Sunday, July 9, 2017

Hiking Thoughts

A week ago, I thought I was going to die. I was hiking a trail in the Gallatin Mountains near Bozeman, Montana with my husband. Technically, he was not right with me; he was hiking ahead of me because I was slow. Not just a little slow either. Snails could have outpaced me. The trail kept climbing higher and higher, and I got slower and slower. My back and knees and ankles and shoulders were tight. I kept stretching and trying to go faster but my body refused to listen. I took breaks. I drank water. I cursed. I sweat. I cried. I sang. I prayed. I cried some more. My loving and extremely patient husband hiked ahead of me, dropped his pack, and came back for me. Twice! He carried my pack until we got to his and then I put that stupid thing back on. He did try to give me an out and as enticing as it was (motel room and champagne!), I declined. With each step, though, I reconsidered but knew that staying the night in an old fire lookout was on my husband's bucket list, so I kept going.

We finally got to a marker telling us that we only had half of a mile to go! I was elated! I could make a half mile; I had already hiked 3.5. No problem! Then, we turned a corner and I looked ahead. The trail became more steep and was covered in rocks. I started crying again, but kept moving until I couldn't breathe. I was so frustrated with myself and not being able to hike and keep up with my husband that I had an asthma attack. I finally agreed to completely drop my pack and my husband carried both of them the last quarter of a mile to the lookout. At first, I didn't care how gorgeous it was around the us because I was overwhelmed with exhaustion and emotions. Then, it started to rain. A hard, can't see anything around you rain. It came at the exact moment we entered the cabin. It was spectacular! When it stopped, we saw two partial rainbows and were able to enjoy an amazing sunset before heading to bed.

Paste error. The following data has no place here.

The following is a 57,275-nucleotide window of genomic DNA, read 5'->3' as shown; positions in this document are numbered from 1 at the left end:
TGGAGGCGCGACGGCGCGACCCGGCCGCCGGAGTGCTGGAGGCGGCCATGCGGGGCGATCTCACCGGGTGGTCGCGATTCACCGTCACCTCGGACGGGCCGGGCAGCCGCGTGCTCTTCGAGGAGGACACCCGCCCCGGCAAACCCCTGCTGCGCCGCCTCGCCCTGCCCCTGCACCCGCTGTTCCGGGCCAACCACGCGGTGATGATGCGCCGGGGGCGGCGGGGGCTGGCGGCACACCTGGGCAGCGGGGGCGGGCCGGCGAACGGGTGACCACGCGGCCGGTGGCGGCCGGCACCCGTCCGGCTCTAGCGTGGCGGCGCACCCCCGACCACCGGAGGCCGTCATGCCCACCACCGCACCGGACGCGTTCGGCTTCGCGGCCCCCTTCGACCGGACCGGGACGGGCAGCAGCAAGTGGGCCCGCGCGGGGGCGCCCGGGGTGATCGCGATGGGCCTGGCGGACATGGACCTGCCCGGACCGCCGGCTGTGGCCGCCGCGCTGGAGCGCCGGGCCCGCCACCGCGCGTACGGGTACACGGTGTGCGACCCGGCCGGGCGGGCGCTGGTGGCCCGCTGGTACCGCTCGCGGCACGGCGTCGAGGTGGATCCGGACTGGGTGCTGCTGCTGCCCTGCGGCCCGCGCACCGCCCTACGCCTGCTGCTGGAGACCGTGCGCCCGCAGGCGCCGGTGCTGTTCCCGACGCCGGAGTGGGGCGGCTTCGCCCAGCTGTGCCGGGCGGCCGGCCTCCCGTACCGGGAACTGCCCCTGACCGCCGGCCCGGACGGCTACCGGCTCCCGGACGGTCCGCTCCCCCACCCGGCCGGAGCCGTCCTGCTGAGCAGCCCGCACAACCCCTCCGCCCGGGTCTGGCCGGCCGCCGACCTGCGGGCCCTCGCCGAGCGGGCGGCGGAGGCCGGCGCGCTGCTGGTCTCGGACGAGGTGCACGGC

The experience after our hike was worth it, but it got me thinking about endurance and how to build that in my classroom. Each obstacle I faced was one I know my students face in academic situations and in life. Maybe not all of them all of the time, but they will face them.

1. My slow and steady pace was painful for me and frustrating for my husband. Luckily, he understood that I just needed left alone and given support to make it. He was that for me until the very end when I struggled the most. As teachers, we need to learn to step back and give students time to work through problems. We need to build a relationship with each one of them so we know how hard to push and when we need to cut them some slack. We need to be there to support them and carry them, but we also need to push them to improve.

2. Sometimes, we need to put aside our hopes and dreams so others can cross items off their bucket list. As much as a soft bed with air conditioning and no spiders would have been great, seeing my husband smile all night and for the last week made my pain bearable.

3. Jumping into a major undertaking may not be the best choice but it could work out in the end. I was not in shape for this hike. I was sore for the next five days. Muscle cramps, stiffness, aches. But I worked through all of that. I need to plan better for big events before saying yes. I need to learn to say no or to be more prepared when I say yes. I need to really think things through. Now, I am not saying that just jumping into things is bad. I fully believe that some of my best teaching and some of the best things in life are spur of the moment. I just mean that better planning and preparation will help those spontaneous events and teachable moments will be more fun and enjoyable if you are ready. If I had been in better shape, I know I would have enjoyed the hike a little more!

4. When storms happen in life, it is ok. In our classrooms, we all have bad days. We need to, again, step back and catch our breath. We will see the rainbows that come from our and our students' hard work after the storm passes.

Turns out, I wasn't even close to death. On the way back down the next morning, I smiled the entire way. I even ran some of the end because it was easier than baby stepping the steep declines. My husband was near me most of the way until I needed a bit longer of a break. However, I came off the trail right after he took his pack off so I wasn't that far behind him! I will hike again, but not without getting in better shape!
The little bitty thing on the green hill is the lookout.

Our view when we got halfway to the lookout.

The rain

After the rain

Rainbow #1

Rainbow #2


So pretty!

The only wildlife we saw were 3 deer, birds, and spiders.

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